Akpan U, Kufre-Abasi U, Nwanja E, Toyo O, Walker C, et al. (2023) Strategies for Improving Viral Suppression among Children Living with HIV Considered to be Failing First-Line Antiretroviral Therapy in Akwa Ibom, Nigeria: A before - after Study. Int J Pediatr Res 9:106.

Original Article | OPEN ACCESS DOI: 10.23937/2469-5769/1510106

Strategies for Improving Viral Suppression among Children Living with HIV Considered to be Failing First-Line Antiretroviral Therapy in Akwa Ibom, Nigeria: A before - after Study

Uduak Akpan1*, Kufre-Abasi Ukpong1, Esther Nwanja1, Otoyo Toyo1, Christa Walker2, Iheanyichukwu Elechi1, Pius Nwaokoro3, Olusola Sanwo3, Titilope Badru3, Augustine Idemudia1, Satish Pandey3, Hadiza Khamufo3 and Moses Bateganya2

1Achieving Health Nigeria Initiative (AHNi), Nigeria

2FHI 360, Durham, NC, USA

3FHI 360, Abuja, Nigeria


Background: The study report the results of a quality improvement (QI) program implemented to improve viral suppression (VS) in a cohort of children living with HIV who had viremia (viral load [VL] ≥ 1,000 copies/mL) despite being on effective antiretroviral therapy (ART).

Methods: The Meeting Targets and Maintaining Epidemic Control (EPIC) project's quality assurance/quality improvement team monitors quality across HIV/AIDS thematic areas. Epic collaborated with the state pediatric task force supporting pediatric ART management to address VS. QI activities involved assessment of each child's needs by the pediatric task team, implementation of an individualized package of care together with enhanced adherence counseling (EAC), situation-room meetings to monitor overall implementation, and follow-up VL testing to determine suppression. We compared routine patient data across 49 health facilities from prior to the high VL event (July 2020-December 2020) to data collected after 6 months of QI activity implementation in July 2021. Segmented regression using the generalized estimating equation logistic model was conducted to determine the effect of the QI intervention on various service delivery components. We used logistic regression to determine factors associated with persistent viremia.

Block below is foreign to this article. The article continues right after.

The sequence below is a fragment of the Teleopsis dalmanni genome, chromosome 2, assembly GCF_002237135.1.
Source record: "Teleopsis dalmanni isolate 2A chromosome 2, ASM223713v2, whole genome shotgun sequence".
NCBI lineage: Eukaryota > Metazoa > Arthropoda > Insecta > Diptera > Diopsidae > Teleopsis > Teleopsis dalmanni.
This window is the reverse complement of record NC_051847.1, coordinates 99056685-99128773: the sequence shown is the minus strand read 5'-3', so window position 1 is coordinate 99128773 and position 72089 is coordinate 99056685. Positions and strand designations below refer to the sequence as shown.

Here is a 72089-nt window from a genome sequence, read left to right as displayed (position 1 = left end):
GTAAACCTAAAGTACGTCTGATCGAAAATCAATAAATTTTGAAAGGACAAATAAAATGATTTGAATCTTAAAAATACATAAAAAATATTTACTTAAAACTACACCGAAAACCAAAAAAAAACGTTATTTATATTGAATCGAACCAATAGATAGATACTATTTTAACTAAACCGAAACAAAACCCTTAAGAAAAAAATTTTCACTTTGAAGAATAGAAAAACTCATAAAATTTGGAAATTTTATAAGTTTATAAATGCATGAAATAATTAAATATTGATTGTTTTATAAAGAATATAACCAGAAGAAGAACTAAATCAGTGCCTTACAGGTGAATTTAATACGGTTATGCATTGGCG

Results: Overall, 312 children were evaluated. The median age was 7 years (IQR: 4-10), 50.6% were males, median duration on ART was 19 months. After 6 months of QI implementation, 98.1%, 94.9%, and 92.3% had completed 1, 2, and 3 EAC sessions, respectively. We observed significant improvements from baseline in uptake of prophylaxis for TB opportunistic infection (p < 0.001), enrollment in age-appropriate adherence model groups (p < 0.001), HIV status disclosure (p = 0.002), multimonth drug dispensing (p < 0.001), and transition to the optimal regimen (p < 0.001). Post-EAC VL testing uptake was 84.6% and viral suppression was 77.2%. Males and children on ART for longer than 12 months were more likely to have persistently high VL (p = 0.009 and p = 0.044, respectively).

Conclusions: Our QI intervention was associated with improved viral suppression in this cohort of children. Additional measures are needed to address the needs of males and children who have been on ART for longer periods.


High viral load, Children, HIV/AIDS, Quality improvement, Patient-centered, Pediatric task team